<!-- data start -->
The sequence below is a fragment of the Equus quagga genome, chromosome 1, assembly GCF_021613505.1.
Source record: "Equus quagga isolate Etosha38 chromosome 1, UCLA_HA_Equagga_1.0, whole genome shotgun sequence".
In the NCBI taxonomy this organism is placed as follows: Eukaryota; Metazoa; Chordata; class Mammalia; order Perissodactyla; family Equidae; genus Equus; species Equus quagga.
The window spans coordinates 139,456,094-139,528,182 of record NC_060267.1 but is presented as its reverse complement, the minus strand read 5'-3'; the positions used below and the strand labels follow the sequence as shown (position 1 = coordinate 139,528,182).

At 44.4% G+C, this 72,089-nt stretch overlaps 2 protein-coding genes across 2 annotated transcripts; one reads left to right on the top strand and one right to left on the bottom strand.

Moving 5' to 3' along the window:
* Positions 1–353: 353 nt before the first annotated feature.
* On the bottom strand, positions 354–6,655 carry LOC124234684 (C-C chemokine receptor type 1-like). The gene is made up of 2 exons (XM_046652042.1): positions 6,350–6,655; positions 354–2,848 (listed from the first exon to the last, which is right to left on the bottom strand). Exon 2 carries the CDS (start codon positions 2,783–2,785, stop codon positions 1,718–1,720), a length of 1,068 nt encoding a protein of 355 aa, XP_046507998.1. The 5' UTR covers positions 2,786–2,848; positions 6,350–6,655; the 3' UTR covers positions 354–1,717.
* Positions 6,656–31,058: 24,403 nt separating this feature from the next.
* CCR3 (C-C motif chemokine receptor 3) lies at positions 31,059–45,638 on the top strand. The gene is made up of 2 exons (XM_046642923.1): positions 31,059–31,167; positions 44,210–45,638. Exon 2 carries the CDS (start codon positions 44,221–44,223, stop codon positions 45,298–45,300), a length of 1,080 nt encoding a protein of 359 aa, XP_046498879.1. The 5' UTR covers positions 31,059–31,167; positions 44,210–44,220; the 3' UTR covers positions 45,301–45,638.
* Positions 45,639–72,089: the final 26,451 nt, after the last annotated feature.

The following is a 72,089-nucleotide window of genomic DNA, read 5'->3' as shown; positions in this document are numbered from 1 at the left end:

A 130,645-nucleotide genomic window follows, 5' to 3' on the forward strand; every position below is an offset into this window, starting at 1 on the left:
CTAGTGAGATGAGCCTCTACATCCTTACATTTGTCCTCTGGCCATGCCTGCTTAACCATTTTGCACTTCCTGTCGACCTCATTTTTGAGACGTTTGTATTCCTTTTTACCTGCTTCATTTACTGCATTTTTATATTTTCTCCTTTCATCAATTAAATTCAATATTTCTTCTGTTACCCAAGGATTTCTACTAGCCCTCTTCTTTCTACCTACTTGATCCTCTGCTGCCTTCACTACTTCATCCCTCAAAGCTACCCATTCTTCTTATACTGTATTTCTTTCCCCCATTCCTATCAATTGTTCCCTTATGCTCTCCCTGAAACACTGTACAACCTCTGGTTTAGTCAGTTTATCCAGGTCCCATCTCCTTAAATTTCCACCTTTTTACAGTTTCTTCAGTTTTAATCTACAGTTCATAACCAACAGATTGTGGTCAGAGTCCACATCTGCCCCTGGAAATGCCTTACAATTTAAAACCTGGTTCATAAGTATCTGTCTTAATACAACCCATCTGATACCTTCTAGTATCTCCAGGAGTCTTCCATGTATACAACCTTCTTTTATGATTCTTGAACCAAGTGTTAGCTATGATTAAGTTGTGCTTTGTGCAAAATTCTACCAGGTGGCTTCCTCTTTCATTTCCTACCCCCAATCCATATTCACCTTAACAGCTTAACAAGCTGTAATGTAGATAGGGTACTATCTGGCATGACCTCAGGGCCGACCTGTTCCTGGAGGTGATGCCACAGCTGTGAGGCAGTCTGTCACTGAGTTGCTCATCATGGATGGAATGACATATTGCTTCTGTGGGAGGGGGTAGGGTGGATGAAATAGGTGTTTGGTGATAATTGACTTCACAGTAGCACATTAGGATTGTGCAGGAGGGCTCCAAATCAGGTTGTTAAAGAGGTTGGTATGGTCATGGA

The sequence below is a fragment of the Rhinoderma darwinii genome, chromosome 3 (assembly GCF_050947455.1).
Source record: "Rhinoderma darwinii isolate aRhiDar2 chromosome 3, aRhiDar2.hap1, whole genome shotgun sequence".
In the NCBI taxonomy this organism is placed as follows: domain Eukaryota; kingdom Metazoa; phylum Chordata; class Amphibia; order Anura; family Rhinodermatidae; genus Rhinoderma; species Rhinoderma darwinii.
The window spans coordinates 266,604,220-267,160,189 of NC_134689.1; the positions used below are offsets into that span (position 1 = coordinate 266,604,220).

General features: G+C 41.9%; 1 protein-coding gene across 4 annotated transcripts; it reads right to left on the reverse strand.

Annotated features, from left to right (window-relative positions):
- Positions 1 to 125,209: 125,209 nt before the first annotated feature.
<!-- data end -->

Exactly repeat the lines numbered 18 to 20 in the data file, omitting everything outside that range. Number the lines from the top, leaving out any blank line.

The window spans coordinates 266,604,220-267,160,189 of NC_134689.1; the positions used below are offsets into that span (position 1 = coordinate 266,604,220).

General features: G+C 41.9%; 1 protein-coding gene across 4 annotated transcripts; it reads right to left on the reverse strand.

Annotated features, from left to right (window-relative positions):